Filing 63

ENTRY denying Plantiff's 44 Motion for Summary Judgment (see Entry). Signed by Judge Richard L. Young on 1/9/2013. (PG)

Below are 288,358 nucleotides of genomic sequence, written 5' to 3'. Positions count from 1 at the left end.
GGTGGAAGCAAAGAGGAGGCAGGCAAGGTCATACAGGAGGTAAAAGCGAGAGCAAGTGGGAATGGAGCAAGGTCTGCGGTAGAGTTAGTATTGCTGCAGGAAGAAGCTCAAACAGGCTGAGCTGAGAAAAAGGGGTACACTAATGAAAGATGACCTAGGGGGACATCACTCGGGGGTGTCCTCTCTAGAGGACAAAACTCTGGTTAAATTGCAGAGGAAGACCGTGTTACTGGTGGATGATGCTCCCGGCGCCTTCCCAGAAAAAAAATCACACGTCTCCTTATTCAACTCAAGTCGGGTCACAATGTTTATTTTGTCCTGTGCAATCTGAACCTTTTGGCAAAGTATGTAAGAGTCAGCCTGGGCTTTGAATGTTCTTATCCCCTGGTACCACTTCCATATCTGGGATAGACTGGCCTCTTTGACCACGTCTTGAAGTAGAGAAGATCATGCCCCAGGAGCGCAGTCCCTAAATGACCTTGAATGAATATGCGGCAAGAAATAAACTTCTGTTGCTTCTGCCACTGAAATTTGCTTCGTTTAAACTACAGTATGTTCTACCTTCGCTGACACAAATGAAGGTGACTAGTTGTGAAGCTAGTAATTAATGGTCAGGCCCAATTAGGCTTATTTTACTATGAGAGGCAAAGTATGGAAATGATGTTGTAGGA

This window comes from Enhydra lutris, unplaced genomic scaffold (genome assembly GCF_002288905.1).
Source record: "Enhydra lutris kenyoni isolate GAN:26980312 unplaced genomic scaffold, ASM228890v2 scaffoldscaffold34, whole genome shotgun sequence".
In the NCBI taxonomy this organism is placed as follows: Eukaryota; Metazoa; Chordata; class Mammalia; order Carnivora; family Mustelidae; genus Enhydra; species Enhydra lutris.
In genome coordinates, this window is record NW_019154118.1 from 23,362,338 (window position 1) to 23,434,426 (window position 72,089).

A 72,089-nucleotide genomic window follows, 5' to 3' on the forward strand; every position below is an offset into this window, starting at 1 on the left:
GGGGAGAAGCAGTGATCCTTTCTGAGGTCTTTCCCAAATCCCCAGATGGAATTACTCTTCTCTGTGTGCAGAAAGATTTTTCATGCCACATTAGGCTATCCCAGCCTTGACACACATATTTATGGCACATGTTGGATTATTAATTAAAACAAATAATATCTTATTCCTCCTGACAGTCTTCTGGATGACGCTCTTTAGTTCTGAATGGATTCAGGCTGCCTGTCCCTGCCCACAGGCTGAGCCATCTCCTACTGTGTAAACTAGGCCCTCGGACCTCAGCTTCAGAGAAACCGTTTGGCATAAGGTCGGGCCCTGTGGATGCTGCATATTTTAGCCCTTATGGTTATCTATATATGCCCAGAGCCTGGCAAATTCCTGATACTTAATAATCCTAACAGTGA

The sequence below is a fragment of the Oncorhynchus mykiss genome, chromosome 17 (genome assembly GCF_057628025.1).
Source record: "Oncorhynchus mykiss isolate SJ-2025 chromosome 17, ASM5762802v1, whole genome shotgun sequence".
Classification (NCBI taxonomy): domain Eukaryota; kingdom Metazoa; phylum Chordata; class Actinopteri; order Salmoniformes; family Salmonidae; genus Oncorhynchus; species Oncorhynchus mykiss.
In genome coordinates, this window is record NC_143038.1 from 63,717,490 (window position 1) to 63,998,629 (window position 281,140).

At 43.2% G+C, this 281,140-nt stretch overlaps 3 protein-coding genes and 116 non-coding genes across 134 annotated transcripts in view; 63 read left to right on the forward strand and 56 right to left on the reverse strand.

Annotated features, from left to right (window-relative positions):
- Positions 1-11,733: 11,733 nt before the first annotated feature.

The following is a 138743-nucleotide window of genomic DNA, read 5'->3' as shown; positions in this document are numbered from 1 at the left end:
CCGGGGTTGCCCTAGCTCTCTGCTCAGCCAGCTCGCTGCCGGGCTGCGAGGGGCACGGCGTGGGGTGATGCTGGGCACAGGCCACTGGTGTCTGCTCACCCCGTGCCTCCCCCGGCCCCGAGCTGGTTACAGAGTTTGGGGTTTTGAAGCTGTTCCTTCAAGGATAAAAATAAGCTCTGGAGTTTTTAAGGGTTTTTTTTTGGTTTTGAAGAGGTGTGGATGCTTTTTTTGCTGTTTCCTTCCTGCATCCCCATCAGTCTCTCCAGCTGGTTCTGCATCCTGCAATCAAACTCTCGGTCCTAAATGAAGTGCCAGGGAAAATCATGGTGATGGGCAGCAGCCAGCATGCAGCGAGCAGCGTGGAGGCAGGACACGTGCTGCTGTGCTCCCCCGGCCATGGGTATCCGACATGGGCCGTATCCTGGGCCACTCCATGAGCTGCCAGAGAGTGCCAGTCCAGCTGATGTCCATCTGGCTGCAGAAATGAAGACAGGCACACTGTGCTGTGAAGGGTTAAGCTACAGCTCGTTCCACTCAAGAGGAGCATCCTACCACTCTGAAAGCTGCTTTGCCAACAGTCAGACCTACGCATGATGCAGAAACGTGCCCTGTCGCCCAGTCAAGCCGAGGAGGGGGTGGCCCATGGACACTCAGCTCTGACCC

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UNITED STATES DISTRICT COURT SOUTHERN DISTRICT OF INDIANA INDIANAPOLIS DIVISION EMERGENCY SERVICES BILLING CORPORATION, Plaintiff, vs. VITRAN EXPRESS, INC. and MIKE BROWN, Defendants. ) ) ) ) ) ) ) ) ) 1:11-cv-0492-RLY-TAB ENTRY ON PLAINTIFF’S MOTION FOR SUMMARY JUDGMENT Plaintiff, Emergency Services Billing Corporation (“ESBC”), moves for summary judgment against the defendants, Vitran Express, Inc. (“Vitran Express”) and Mike Brown (“Brown”) (collectively “Defendants”), seeking costs and attorney’s fees associated with cleaning up a hazardous waste spill under the Comprehensive Environmental Response, Compensation and Liability Act (“CERCLA”), 42 U.S.C. § 9601 et seq. For the reasons set forth below, ESBC’s Motion is DENIED. I. Factual Background On July 30, 2008, Brown was operating a tractor-trailer, owned by Vitran, to deliver a load of textbooks to Delta High School. (Declaration of Tim Baty ¶ 6). While the tractor-trailer was on school property, someone noticed that it was leaking a potentially hazardous substance and called 911. (Id.). Brown confirmed through his 1 paperwork that the substance was UN 1903 Guide 153. (Id. ¶¶ 9, 11). The Emergency Response Guidebook (“Guidebook”) identifies UN 1903 as a “toxic” substance and warns, among other things, to stay upwind of leaks, and that contact with water presents explosion hazards. (Id. ¶ 11). The Guidebook states that leaks of this substance should be isolated in all directions for at least one hundred fifty (150) feet. (Id.). The Hamilton Township Volunteer Fire Department (“Hamilton Township”) was dispatched to the scene, led by Chief Tim Baty (“Chief Baty”). (Id. ¶¶ 3, 8). Chief Baty ordered the firefighters under his command to dyke and contain the spill, and he established a Hot Zone. (Id. ¶¶ 10, 13). In addition to Hamilton Township’s efforts, the Madison County Hazmat team, the Delaware County Emergency Management Agency, the Delaware County Police, and the Indiana Department of Environmental M anagement, were also dispatched to the spill. (Id. ¶¶ 17, 19, 21, 30). On August 5, 2008, ESBC, as the billing agent of Hamilton Township, prepared and sent an invoice to Defendants setting forth the clean-up costs that were incurred by Hamilton Township in responding to the spill, which totaled $8,495.99. (Id. ¶ 33, 34; Declaration of Allen Keen ¶ 7). To date, the invoice has not been paid. On March 3, 2011, Hamilton Township assigned its claim to ESBC. (Id. ¶ 10). One month later, ESBC filed the present action against the Defendants seeking the costs it incurred in responding to the spill ($8,495.99) and its litigation-related attorney’s fees. II. Summary Judgment Standard 2 Summary judgment is appropriate if the record “shows that there is no genuine dispute as to any material fact and the movant is entitled to judgment as a matter of law.” F ED. R. C IV. P. 56(a). The material facts in this case are undisputed, and the issue in dispute (discussed immediately below) is one of law. Therefore, summary judgment is particularly appropriate. Brown v. Medtronic, Inc., 852 F.Supp. 717, 718 (S.D. Ind. 1994) (citation omitted). III. Discussion In their Response, Defendants concede liability for the July 30, 2008, spill. Although Defendants object to certain line items on the $8,495.99 invoice sent by ESBC, the issue in the present motion is whether ESBC is entitled to its attorney’s fees under CERCLA. The statutory section at issue reads: [In the event of a] release, or a threatened release which causes the incurrence of response costs, or a hazardous substance, [the responsible party shall be liable for]: (A) all costs of removal or remedial action incurred by the United States Government or a State . . . not inconsistent with the national contingency plan; (B) any other necessary costs of response incurred by any other person consistent with the national contingency plan. 42 U.S.C. § 9607(a)(4)(A) & (B). Although attorney’s fees are not specifically mentioned in this statute, courts have held that, as part of its recovery of response costs, the government may seek reimbursement for attorney’s fees under Section 9607(a)(4)(A). 3 United States v. Hardage, 982 F.2d 1436, 1441 (10th Cir. 1992); Reardon v. United States, 947 F.2d 1509, 1514 (1st Cir. 1991); United States v. Domenic Lombardi Realty, Inc., 334 F.Supp.2d 105, 106 (D.R.I. 2004). Conversely, private parties may not seek reimbursement for attorney’s fees incurred for purposes of litigation, because they are not a “necessary cost of response” under Section 9607(a)(4)(B). Key Tronic Corp. v United States, 511 U.S. 809 (1994); AM Int’l v. Datacard Corp., 106 F.3d 1342, 1348-49 (7th Cir. 1997). Thus, whether ESBC, as assignee of Hamilton Township, may recover its attorney’s fees turns on whether Hamilton Township should be considered a “State”or the “United States Government” under Section 9607(a)(4)(A). A. “State” CERCLA defines “State” for purposes of Section 9607(a)(4)(A) as “the several States of the United States, the District of Columbia, the Commonwealth of Puerto Rico, Guam, American Samoa, the United States Virgin Islands, the Commonwealth of the Northern Marianas, and any other territory or possession over which the United States has jurisdiction.” 42 U.S.C. § 9601(27). The term “State” is not limited to the state itself; it also includes any agency, department, or instrumentality of a state. Washington State Dep’t of Transp. v. Washington Natural Gas Co., 59 F.3d 793, 796 (9th Cir. 1995). Relying upon the dissenting opinion in a century-old United States Supreme Court opinion, ESBC argues that fire departments, like Hamilton Township, play a unique role within the operation of state government, and should therefore be considered an 4 instrumentality of the state. Workman v. City of New York, 179 U.S. 552, 585 (1900) (noting that fire protection “is a public and governmental duty, which rests upon the government of the state” and thus is for the benefit of the public). ESBC’s reliance on the dissenting opinion in Workman is problematic, not only because it carries no precedential value, but also because the majority opinion actually runs counter to ESBC’s argument: [I]t unquestionably appears that the fire department of the city of New York was an integral branch of the local administration and government of that city. The ministerial officers who directed the affairs of the department were selected and paid by the city; all the expenses of the department of every kind and nature were to be borne by the city, which was bound by all contracts made for such purpose; all the property of the department, including the fire-boats, belonged to the city; and the city was liable in case of an authorized destruction on land of property of individuals to prevent the spread of a conflagration. Id. at 564-65 (emphasis added). Next, ESBC relies on an Indiana Supreme Court opinion entitled Ayres v. Indian Heights Vol. Fire Dep’t, Inc. for the proposition that fire departments are instrumentalities of the state. 493 N.E.2d 1229 (Ind. 1986). In Ayres, the Indiana Supreme Court held that the Indian Heights Volunteer Fire Department was immune from suit under the Indiana Tort Claims Act for its alleged negligence in fighting a fire that destroyed the plaintiffs’ garage and its contents. Id. at 1230, 1237. The Court reasoned that firefighting is “uniquely governmental”; thus, “[w]hen private individuals or groups are endowed by the state with powers or functions governmental in nature, they become agencies or instrumentalities of the state and are subject to the laws and statutes affecting 5 governmental agencies and corporations.” Id. at 1235. The Court then analyzed Title 36, Article 11, Chapters 11, 12, and 13 of the Indiana Code, which authorizes, inter alia, townships to provide fire protection for the citizens living within the township, including the creation of volunteer fire departments, and the methods by which volunteer fire departments are organized and created. Id. The Ayres Court concluded that “[i]t is clearly the intention of the Legislature to recognize volunteer fire departments as instrumentalities of local government . . . .” Id. at 1237 (emphasis added). The Indian Heights Volunteer Fire Department “was therefore an instrumentality of local government and was protected by the Indiana Tort Claims Act.” Id. Contrary to ESBC’s position, Hamilton Township, like the Indian Heights Volunteer Fire Department in Ayres, is an instrumentality of local government, not state government. Ergo, ESBC, as assignee of Hamilton Township, is not a “State” within the meaning of Section 9607(a)(4)(A). B. United States Government ESBC argues, in the alternative, that Hamilton Township should be considered the United States Government under Section 9607(a)(4)(A). ESBC’s argument is premised on the following: (1) Congress expressly granted the President authority to handle the removal of hazardous materials and pollutants that pose an environmental threat, 42 U.S.C. § 9604(a)(1)(B); (2) the President delegated his authority over the execution of emergency removal actions to the Environmental Protection Agency (“EPA”), APWU v. 6 Potter, 343 F.3d 619, 626 (2d Cir. 2003) (citing Exec. Order No. 12580, 52 Fed. Reg. 2923 (1987)); (3) the EPA delegated its authority to local emergency responders to conduct emergency removal actions; and (4) Hamilton Township first responded to the chemical spill as the “lead agency” per 40 C.F.R. § 300.415(a)(4)(A). According to the implementing regulations, a “lead agency” may “take any appropriate removal action to abate, prevent, minimize, or eliminate the release or threat of release.” Id. The implementing regulations define “lead agency” as a state or political subdivision “operating pursuant to contract or cooperative agreement executed pursuant to section 104(d)(1) of CERCLA, or designated pursuant to a Superfund Memorandum of Agreement. . . .” 40 C.F.R. § 300.5. ESBC was not operating under a contract or cooperative agreement executed pursuant to section 104(d)(1) of CERCLA; it simply responded to a 911 call. Hamilton Township, therefore, was not the “lead agency” as that term is defined by the implementing regulations. ESBC also relies on 40 C.F.R. § 311.1, which provides that state and local government employees engaged in “hazardous waste operations” must adhere to OSHA regulations found at 29 C.F.R. § 1910.120. The substantive provisions of 29 C.F.R. § 1910.120 apply in “States that do not have a State plan approved under section 18 of the Occupational Safety and Health Act of 1970.” 40 C.F.R. § 311.1. Indiana is one of twenty-seven (27) states that does have a plan approved under section 18. State Occupational Safety and Health Plans, OSHA.GOV, http://222.osha.gov/dcsp/osp/ 7 index.html. As a result, 40 C.F.R. § 311.1 is inapplicable to this case. The court therefore finds that ESBC, as assignee of Hamilton Township, is not the “United States Government” within the meaning of 42 U.S.C. § 9607(a)(4)(A). IV. Conclusion Hamilton Township is neither the “State” nor the “United States Government” for purposes of 42 U.S.C. § 9607(a)(4)(A). Accordingly, ESBC, as assignee of Hamilton Township, is entitled to its “necessary costs of response” under 42 U.S.C. § 9607(a)(4)(B). As established by the Supreme Court, ESBC’s “necessary costs of response” do not include its litigation-related attorney’s fees. Accordingly, ESBC’s Motion for Summary Judgment (Docket # 44) is DENIED with respect to that issue. SO ORDERED this 9th day of January 2013. __________________________________ RICHARD L. YOUNG, CHIEF JUDGE RICHARD L. YOUNG, CHIEF JUDGE United States District Court United States District Court Southern District of Indiana Southern District of Indiana Distributed Electronically to Registered Counsel of Record. 8